Saturday, 17 January 2009


Further to Frank’s quiz last night, what is a runcible spoon?
Apparently, it is an invented word. Edward Lear liked the sound of it and he loved to invent words, and used it in a number of his verses. There’s a runcible hat appearing in one of them.

But then, decades after his death, definitions began to appear in dictionaries. These days it’s often defined as kind of pickle fork with a sharpened edge and three tines, or as a grapefruit spoon.

But it’s nonsense, because when Lear invented the word (or any of his invented words) he never had any intentions of it actually meaning anything.

Anyway, as a matter of interest, here’s the full poem:

I

The Owl and the Pussy-cat went to sea
In a beautiful pea green boat,
They took some honey, and plenty of money,
Wrapped up in a five pound note.
The Owl looked up to the stars above,
And sang to a small guitar,'O lovely Pussy! O Pussy my love,
What a beautiful Pussy you are,
You are,
What a beautiful Pussy you are!'

II
Pussy said to the Owl, 'You elegant fowl!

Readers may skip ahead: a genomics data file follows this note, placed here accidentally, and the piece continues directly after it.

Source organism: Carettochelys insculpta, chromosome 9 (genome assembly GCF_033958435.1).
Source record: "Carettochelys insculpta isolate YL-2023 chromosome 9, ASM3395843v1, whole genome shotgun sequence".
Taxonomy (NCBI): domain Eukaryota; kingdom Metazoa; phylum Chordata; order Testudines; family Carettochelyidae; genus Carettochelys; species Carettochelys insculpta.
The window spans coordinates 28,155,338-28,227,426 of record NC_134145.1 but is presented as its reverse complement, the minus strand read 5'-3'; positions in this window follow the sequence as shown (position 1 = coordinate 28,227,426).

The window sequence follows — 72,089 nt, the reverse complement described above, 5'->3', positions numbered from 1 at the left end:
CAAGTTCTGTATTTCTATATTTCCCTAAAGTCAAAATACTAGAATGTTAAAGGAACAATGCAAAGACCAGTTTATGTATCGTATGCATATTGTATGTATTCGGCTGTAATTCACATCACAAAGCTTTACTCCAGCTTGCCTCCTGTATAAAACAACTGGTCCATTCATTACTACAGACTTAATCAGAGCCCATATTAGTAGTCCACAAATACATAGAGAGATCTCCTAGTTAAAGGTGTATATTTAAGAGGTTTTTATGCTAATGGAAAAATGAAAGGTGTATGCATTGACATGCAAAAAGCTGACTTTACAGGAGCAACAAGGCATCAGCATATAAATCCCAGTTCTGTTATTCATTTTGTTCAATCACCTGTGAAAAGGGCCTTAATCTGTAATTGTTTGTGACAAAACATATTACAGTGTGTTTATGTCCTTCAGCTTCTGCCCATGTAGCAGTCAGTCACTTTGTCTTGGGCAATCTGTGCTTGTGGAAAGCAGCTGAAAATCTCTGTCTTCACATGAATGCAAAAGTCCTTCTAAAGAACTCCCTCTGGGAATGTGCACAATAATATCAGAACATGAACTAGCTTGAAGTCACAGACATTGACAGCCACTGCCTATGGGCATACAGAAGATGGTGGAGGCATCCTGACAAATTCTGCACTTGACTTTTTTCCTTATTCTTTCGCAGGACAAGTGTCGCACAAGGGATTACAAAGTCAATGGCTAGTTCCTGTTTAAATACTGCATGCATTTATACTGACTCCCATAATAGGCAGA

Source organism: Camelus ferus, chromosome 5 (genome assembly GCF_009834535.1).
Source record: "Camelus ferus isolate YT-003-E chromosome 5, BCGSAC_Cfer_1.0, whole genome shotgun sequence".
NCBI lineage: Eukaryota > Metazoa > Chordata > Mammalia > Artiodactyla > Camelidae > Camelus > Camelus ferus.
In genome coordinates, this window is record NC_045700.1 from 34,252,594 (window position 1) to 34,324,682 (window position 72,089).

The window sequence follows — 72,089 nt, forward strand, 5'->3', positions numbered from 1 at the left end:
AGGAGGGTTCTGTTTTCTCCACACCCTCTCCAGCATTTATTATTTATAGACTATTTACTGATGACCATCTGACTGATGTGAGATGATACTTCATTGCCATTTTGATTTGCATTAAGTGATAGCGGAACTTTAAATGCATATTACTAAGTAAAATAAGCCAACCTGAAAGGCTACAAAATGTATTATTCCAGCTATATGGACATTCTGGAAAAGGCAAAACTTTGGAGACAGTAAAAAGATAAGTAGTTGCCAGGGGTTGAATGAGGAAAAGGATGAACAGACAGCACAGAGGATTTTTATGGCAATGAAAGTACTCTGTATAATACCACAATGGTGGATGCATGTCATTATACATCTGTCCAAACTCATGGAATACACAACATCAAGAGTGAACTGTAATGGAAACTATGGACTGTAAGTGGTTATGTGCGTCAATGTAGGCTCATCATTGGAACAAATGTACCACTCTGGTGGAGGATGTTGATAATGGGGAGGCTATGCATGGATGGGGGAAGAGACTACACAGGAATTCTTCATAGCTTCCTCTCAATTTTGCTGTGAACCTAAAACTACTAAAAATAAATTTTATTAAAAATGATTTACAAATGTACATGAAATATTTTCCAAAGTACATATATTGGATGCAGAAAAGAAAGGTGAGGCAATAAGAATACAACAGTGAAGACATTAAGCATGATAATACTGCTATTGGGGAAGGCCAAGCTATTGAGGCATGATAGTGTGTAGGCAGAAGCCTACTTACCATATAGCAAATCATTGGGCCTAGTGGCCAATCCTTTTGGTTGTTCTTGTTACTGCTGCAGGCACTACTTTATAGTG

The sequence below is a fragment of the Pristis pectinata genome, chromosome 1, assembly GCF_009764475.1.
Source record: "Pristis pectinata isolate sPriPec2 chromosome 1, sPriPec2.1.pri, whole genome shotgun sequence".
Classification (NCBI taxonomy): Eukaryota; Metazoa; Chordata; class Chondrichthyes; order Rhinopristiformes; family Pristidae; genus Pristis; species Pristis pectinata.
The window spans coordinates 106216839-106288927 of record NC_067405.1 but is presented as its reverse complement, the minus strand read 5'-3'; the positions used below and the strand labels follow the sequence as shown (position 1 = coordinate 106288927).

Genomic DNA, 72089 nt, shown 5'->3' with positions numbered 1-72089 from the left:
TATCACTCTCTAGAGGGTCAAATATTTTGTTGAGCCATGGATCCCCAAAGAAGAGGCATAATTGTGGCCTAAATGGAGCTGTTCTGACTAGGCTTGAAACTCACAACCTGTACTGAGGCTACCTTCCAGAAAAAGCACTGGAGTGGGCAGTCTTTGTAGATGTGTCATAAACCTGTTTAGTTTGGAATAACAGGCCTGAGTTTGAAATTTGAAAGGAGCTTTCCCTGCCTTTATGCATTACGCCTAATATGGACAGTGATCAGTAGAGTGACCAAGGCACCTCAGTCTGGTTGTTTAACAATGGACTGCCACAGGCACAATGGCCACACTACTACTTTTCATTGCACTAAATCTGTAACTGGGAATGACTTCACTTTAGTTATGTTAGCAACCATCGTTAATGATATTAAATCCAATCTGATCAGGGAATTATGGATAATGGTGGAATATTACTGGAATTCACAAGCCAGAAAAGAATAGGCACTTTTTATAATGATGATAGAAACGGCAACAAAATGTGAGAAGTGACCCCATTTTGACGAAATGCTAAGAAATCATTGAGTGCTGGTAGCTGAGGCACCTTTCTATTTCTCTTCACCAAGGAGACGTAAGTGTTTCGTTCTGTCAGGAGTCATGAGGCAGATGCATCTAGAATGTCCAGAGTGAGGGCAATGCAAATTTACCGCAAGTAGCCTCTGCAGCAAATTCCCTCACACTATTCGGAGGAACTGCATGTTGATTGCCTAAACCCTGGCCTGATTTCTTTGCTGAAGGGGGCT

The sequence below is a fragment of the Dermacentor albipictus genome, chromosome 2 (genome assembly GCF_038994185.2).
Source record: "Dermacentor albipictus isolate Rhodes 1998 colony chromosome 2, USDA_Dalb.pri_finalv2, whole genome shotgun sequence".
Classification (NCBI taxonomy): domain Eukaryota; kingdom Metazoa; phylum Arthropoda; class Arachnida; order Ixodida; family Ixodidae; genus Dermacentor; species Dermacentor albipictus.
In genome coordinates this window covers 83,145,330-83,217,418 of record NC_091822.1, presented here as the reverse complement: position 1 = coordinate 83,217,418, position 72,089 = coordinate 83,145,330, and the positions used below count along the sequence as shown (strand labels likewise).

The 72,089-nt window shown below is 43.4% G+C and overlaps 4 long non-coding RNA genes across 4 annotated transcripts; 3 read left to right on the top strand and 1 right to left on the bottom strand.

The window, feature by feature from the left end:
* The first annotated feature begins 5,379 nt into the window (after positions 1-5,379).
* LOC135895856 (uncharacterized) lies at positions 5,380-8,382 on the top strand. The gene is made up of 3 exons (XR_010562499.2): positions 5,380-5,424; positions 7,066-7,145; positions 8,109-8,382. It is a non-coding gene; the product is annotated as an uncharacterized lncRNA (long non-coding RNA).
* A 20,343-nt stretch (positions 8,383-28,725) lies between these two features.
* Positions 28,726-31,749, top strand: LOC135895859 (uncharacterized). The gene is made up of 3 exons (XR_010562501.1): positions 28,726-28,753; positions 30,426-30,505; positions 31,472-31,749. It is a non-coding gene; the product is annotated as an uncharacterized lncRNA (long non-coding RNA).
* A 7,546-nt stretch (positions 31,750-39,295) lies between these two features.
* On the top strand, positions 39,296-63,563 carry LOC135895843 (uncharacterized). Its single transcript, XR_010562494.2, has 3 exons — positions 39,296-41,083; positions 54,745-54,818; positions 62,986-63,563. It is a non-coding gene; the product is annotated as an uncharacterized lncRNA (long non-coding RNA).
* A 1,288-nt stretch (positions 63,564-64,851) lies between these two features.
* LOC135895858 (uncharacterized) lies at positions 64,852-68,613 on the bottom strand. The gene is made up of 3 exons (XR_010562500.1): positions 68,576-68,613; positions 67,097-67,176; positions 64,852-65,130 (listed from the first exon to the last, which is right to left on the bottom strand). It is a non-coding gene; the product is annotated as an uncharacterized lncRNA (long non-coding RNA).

How charmingly sweet you sing!
O let us be married! too long we have tarried:
But what shall we do for a ring?'
They sailed away, for a year and a day,
To the land where the Bong-tree grows
And there in a wood a Piggy-wig stood
With a ring at the end of his nose,
His nose,
With a ring at the end of his nose.


III
'Dear pig, are you willing to sell for one shilling
Your ring?'
Said the Piggy, 'I will.
'So they took it away, and were married next day
By the Turkey who lives on the hill.
They dined on mince, and slices of quince,
Which they ate with a runcible spoon;
And hand in hand, on the edge of the sand,
They danced by the light of the moon,
The moon,
They danced by the light of the moon.

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